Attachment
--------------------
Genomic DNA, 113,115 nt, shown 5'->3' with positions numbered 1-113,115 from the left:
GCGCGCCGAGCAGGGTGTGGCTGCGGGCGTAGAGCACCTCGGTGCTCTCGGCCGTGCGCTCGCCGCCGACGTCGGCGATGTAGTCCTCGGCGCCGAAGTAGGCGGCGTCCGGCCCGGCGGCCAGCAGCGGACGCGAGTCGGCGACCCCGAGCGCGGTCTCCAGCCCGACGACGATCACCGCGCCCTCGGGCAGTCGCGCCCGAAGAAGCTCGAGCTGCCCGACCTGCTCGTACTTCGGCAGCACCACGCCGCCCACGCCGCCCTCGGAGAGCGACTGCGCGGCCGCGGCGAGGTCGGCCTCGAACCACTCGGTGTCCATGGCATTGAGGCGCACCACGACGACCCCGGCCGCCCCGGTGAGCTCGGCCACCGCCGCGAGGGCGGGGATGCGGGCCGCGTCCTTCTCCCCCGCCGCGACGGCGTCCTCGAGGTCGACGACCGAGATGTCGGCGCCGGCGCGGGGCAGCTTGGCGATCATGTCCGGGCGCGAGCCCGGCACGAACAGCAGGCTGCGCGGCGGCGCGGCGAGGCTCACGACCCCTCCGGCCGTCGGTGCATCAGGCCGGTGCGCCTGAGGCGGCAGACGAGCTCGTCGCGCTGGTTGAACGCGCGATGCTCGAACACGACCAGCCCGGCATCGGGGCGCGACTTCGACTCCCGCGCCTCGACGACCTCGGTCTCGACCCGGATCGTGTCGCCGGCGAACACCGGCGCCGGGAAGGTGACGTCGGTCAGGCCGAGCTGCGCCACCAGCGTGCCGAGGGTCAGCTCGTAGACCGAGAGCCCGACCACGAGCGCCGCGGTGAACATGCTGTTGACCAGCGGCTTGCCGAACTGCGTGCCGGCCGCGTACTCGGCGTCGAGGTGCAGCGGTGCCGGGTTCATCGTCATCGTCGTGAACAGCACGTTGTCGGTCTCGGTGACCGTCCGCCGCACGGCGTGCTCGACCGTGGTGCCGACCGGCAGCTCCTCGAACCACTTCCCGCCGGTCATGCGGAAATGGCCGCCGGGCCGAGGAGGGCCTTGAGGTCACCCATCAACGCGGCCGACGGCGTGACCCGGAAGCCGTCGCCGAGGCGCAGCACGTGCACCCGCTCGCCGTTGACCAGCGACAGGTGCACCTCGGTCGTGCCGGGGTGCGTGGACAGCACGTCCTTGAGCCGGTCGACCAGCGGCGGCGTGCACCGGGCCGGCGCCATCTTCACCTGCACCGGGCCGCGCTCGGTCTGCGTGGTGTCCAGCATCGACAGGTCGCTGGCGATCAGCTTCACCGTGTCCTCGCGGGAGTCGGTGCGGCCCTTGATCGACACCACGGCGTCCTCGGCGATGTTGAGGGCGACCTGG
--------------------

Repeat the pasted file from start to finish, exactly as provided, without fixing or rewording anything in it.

Genomic DNA, 113,115 nt, shown 5'->3' with positions numbered 1-113,115 from the left:
GCGCGCCGAGCAGGGTGTGGCTGCGGGCGTAGAGCACCTCGGTGCTCTCGGCCGTGCGCTCGCCGCCGACGTCGGCGATGTAGTCCTCGGCGCCGAAGTAGGCGGCGTCCGGCCCGGCGGCCAGCAGCGGACGCGAGTCGGCGACCCCGAGCGCGGTCTCCAGCCCGACGACGATCACCGCGCCCTCGGGCAGTCGCGCCCGAAGAAGCTCGAGCTGCCCGACCTGCTCGTACTTCGGCAGCACCACGCCGCCCACGCCGCCCTCGGAGAGCGACTGCGCGGCCGCGGCGAGGTCGGCCTCGAACCACTCGGTGTCCATGGCATTGAGGCGCACCACGACGACCCCGGCCGCCCCGGTGAGCTCGGCCACCGCCGCGAGGGCGGGGATGCGGGCCGCGTCCTTCTCCCCCGCCGCGACGGCGTCCTCGAGGTCGACGACCGAGATGTCGGCGCCGGCGCGGGGCAGCTTGGCGATCATGTCCGGGCGCGAGCCCGGCACGAACAGCAGGCTGCGCGGCGGCGCGGCGAGGCTCACGACCCCTCCGGCCGTCGGTGCATCAGGCCGGTGCGCCTGAGGCGGCAGACGAGCTCGTCGCGCTGGTTGAACGCGCGATGCTCGAACACGACCAGCCCGGCATCGGGGCGCGACTTCGACTCCCGCGCCTCGACGACCTCGGTCTCGACCCGGATCGTGTCGCCGGCGAACACCGGCGCCGGGAAGGTGACGTCGGTCAGGCCGAGCTGCGCCACCAGCGTGCCGAGGGTCAGCTCGTAGACCGAGAGCCCGACCACGAGCGCCGCGGTGAACATGCTGTTGACCAGCGGCTTGCCGAACTGCGTGCCGGCCGCGTACTCGGCGTCGAGGTGCAGCGGTGCCGGGTTCATCGTCATCGTCGTGAACAGCACGTTGTCGGTCTCGGTGACCGTCCGCCGCACGGCGTGCTCGACCGTGGTGCCGACCGGCAGCTCCTCGAACCACTTCCCGCCGGTCATGCGGAAATGGCCGCCGGGCCGAGGAGGGCCTTGAGGTCACCCATCAACGCGGCCGACGGCGTGACCCGGAAGCCGTCGCCGAGGCGCAGCACGTGCACCCGCTCGCCGTTGACCAGCGACAGGTGCACCTCGGTCGTGCCGGGGTGCGTGGACAGCACGTCCTTGAGCCGGTCGACCAGCGGCGGCGTGCACCGGGCCGGCGCCATCTTCACCTGCACCGGGCCGCGCTCGGTCTGCGTGGTGTCCAGCATCGACAGGTCGCTGGCGATCAGCTTCACCGTGTCCTCGCGGGAGTCGGTGCGGCCCTTGATCGACACCACGGCGTCCTCGGCGATGTTGAGGGCGACCTGG